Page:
April 4, 2024

Non-binary Canadian demands that the government cover his extreme genital surgery

An Ontario man is suing the provincial government’s health insurance plan to cover niche gender-affirming surgery in the United States which will give him both a vagina and a penis. 

The case concerns K.S., a 33-year-old who was born as a male, but now identifies as a “feminine dominant” non-binary. He uses a female name. The most appropriate surgery for his gender identity, he feels, is a “penile-preserving vaginoplasty”, a procedure which is offered at the Crane Center for Transgender Surgery in Austin, Texas. It is not available in Canada. 

According to legal documents, K.S. says that “to ignore ‘the other third’ of her and how she presents would be invalidating; she is ‘both,’ not exclusively one or the other but literally a mix.”

The insurer countered that a vaginoplasty without removing the penis (penectomy) is considered an experimental procedure and is not an insured service. However, the Ontario’s Health Services Appeal and Review Board overturned the insurer’ decision. It said that a vaginoplasty is listed for public coverage and that there is no reason why it should not include a penectomy.

The case is currently being considered by Ontario’s Superior Court of Justice. 

According to the National Post:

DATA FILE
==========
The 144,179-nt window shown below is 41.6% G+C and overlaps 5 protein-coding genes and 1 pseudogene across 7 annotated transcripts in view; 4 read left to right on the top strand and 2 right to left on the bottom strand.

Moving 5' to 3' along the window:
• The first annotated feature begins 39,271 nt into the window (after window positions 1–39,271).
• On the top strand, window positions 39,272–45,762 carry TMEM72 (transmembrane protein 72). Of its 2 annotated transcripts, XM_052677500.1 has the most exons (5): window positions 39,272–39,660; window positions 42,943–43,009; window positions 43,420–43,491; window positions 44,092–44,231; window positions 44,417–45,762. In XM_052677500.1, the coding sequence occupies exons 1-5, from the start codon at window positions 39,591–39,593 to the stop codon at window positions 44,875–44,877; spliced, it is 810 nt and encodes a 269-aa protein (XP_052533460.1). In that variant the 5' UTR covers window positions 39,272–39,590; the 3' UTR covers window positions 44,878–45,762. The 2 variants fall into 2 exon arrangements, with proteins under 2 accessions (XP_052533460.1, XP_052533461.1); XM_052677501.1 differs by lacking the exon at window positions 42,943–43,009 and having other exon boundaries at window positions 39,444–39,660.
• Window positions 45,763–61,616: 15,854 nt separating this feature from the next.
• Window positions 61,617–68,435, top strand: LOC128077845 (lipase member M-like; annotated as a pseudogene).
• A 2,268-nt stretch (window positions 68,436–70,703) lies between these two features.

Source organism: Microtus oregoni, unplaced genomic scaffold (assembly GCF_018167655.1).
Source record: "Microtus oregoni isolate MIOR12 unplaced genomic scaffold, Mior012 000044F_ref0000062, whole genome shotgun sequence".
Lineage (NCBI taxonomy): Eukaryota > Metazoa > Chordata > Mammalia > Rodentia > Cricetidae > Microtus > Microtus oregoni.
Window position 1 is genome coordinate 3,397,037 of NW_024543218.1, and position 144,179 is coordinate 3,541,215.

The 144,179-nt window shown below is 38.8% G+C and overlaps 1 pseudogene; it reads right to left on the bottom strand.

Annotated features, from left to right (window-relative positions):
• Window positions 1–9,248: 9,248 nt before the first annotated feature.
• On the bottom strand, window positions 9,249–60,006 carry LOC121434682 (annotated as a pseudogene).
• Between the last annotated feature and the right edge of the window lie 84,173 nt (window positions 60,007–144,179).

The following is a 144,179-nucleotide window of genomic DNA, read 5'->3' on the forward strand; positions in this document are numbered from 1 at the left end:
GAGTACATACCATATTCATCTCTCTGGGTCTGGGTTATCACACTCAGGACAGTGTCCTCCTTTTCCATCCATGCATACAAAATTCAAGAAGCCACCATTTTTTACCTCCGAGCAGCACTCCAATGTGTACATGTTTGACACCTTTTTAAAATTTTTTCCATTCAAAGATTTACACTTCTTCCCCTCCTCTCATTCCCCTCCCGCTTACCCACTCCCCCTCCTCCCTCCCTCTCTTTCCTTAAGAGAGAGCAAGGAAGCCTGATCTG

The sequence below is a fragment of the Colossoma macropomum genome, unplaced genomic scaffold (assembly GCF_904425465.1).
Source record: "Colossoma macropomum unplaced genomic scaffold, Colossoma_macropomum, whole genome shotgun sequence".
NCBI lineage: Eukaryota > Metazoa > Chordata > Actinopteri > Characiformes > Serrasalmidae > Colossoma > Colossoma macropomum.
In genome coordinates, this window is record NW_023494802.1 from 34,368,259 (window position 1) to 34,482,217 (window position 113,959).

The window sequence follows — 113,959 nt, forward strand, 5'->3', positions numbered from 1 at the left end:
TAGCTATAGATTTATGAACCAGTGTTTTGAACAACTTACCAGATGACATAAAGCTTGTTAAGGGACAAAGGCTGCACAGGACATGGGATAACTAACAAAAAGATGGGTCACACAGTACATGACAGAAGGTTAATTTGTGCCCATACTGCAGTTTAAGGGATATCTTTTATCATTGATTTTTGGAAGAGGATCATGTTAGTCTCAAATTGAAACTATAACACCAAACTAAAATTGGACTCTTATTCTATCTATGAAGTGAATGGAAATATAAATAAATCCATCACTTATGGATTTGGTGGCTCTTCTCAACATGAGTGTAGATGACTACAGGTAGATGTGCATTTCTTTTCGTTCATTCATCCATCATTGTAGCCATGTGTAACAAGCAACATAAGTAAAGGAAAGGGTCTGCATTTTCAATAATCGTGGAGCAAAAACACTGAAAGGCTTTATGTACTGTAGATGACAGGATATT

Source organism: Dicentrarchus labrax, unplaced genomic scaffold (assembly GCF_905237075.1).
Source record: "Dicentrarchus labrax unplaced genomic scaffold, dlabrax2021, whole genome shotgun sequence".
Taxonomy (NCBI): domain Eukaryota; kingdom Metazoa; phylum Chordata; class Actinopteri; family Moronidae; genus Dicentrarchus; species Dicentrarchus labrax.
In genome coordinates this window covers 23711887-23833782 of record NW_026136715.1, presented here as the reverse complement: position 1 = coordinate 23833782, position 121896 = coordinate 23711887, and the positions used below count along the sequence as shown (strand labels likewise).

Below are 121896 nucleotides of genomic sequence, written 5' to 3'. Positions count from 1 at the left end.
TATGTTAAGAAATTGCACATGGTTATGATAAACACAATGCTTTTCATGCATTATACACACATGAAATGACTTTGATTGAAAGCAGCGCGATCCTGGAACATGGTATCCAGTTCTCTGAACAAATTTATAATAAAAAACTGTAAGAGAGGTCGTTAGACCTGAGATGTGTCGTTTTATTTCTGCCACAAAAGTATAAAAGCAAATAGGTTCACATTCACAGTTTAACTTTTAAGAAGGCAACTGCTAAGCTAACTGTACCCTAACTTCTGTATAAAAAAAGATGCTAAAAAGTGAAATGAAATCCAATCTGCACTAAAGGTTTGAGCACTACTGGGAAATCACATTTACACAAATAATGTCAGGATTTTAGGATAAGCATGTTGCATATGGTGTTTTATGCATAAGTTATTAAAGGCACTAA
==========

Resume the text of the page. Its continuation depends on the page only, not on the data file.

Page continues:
K.S. argued that forcing a non-binary person to undergo binary surgery — male to female, or female to male — would only exacerbate her gender dysphoria and would be akin to an act of conversion therapy, which has been banned in Canada since 2022 … 

In its decision, the health services appeal tribunal referenced standards of care as set out by the influential World Professional Association for Transgender Health, or WPATH, which considers a penile sparing vaginoplasty a valid treatment option for non-binary people. The board said it adopted the trans care group’s logic that “gender diverse presentations may lead to individually customized surgical requests some may consider ‘non-standard.’”

This case obviously raises weighty questions about the ethics of experimental surgery. But the head of the Crane Center, Curtis Crane, has solved them to his satisfaction. Crane is a member of WPATH, the World Professional Association for Transgender Health. He says in a promotional video on his website, that “I can’t think of a time that a patient has come up with a surgical request that I haven’t been able to fulfill”. For instance, “I had a trans man come to me and he wanted a phalloplasty but he wanted to keep his vagina and I said, well you know no problem. I’ve never been asked to do this and I’ve never there’s certainly not anything published on it and I’ve never seen it but I’m happy to think about this.”

He did some soul-searching and discovered that it was ethical. This was his reasoning: “being a trans man or trans woman or non-binary has nothing to do with your anatomy, has nothing to do with what’s between your legs.” Furthermore, he reasoned, “if gender exists on a continuum why then would my surgical treatments be binary? It doesn’t make any sense to recognize that gender exists on a continuum but I’m only going to offer all male options or all female options.”